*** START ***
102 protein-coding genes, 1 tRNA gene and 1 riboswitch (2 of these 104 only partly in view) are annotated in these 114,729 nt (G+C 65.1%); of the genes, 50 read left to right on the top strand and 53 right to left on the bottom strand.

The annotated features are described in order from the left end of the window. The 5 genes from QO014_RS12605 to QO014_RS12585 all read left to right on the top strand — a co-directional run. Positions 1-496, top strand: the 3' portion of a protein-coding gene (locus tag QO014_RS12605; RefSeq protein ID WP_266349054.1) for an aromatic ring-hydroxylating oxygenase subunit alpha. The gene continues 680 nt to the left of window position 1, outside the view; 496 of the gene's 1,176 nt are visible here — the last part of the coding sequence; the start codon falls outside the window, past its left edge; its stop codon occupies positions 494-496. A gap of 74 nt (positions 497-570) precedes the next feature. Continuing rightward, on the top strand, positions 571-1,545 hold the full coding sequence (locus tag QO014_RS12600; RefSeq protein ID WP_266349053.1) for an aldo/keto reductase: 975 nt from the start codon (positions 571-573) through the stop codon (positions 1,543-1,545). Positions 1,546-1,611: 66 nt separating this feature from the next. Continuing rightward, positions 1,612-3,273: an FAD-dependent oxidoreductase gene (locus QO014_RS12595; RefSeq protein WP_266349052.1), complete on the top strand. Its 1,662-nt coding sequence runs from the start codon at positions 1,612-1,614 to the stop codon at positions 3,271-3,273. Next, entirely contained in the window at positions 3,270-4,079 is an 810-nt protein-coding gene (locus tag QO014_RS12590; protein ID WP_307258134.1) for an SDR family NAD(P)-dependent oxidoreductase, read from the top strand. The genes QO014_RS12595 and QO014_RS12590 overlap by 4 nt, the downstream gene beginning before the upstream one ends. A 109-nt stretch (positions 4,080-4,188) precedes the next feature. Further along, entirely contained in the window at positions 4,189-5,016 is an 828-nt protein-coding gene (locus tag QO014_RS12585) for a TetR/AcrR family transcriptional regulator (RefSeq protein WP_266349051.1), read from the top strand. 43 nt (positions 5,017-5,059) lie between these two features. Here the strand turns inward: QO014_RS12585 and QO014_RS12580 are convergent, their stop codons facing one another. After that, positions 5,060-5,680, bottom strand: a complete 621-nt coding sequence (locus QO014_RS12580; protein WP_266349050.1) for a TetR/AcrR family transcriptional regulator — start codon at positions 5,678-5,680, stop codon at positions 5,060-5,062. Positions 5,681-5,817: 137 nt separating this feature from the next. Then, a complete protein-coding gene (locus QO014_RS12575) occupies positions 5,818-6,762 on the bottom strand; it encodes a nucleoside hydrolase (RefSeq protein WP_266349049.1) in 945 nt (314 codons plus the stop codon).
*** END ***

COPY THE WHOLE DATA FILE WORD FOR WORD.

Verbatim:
102 protein-coding genes, 1 tRNA gene and 1 riboswitch (2 of these 104 only partly in view) are annotated in these 114,729 nt (G+C 65.1%); of the genes, 50 read left to right on the top strand and 53 right to left on the bottom strand.

The annotated features are described in order from the left end of the window. The 5 genes from QO014_RS12605 to QO014_RS12585 all read left to right on the top strand — a co-directional run. Positions 1-496, top strand: the 3' portion of a protein-coding gene (locus tag QO014_RS12605; RefSeq protein ID WP_266349054.1) for an aromatic ring-hydroxylating oxygenase subunit alpha. The gene continues 680 nt to the left of window position 1, outside the view; 496 of the gene's 1,176 nt are visible here — the last part of the coding sequence; the start codon falls outside the window, past its left edge; its stop codon occupies positions 494-496. A gap of 74 nt (positions 497-570) precedes the next feature. Continuing rightward, on the top strand, positions 571-1,545 hold the full coding sequence (locus tag QO014_RS12600; RefSeq protein ID WP_266349053.1) for an aldo/keto reductase: 975 nt from the start codon (positions 571-573) through the stop codon (positions 1,543-1,545). Positions 1,546-1,611: 66 nt separating this feature from the next. Continuing rightward, positions 1,612-3,273: an FAD-dependent oxidoreductase gene (locus QO014_RS12595; RefSeq protein WP_266349052.1), complete on the top strand. Its 1,662-nt coding sequence runs from the start codon at positions 1,612-1,614 to the stop codon at positions 3,271-3,273. Next, entirely contained in the window at positions 3,270-4,079 is an 810-nt protein-coding gene (locus tag QO014_RS12590; protein ID WP_307258134.1) for an SDR family NAD(P)-dependent oxidoreductase, read from the top strand. The genes QO014_RS12595 and QO014_RS12590 overlap by 4 nt, the downstream gene beginning before the upstream one ends. A 109-nt stretch (positions 4,080-4,188) precedes the next feature. Further along, entirely contained in the window at positions 4,189-5,016 is an 828-nt protein-coding gene (locus tag QO014_RS12585) for a TetR/AcrR family transcriptional regulator (RefSeq protein WP_266349051.1), read from the top strand. 43 nt (positions 5,017-5,059) lie between these two features. Here the strand turns inward: QO014_RS12585 and QO014_RS12580 are convergent, their stop codons facing one another. After that, positions 5,060-5,680, bottom strand: a complete 621-nt coding sequence (locus QO014_RS12580; protein WP_266349050.1) for a TetR/AcrR family transcriptional regulator — start codon at positions 5,678-5,680, stop codon at positions 5,060-5,062. Positions 5,681-5,817: 137 nt separating this feature from the next. Then, a complete protein-coding gene (locus QO014_RS12575) occupies positions 5,818-6,762 on the bottom strand; it encodes a nucleoside hydrolase (RefSeq protein WP_266349049.1) in 945 nt (314 codons plus the stop codon).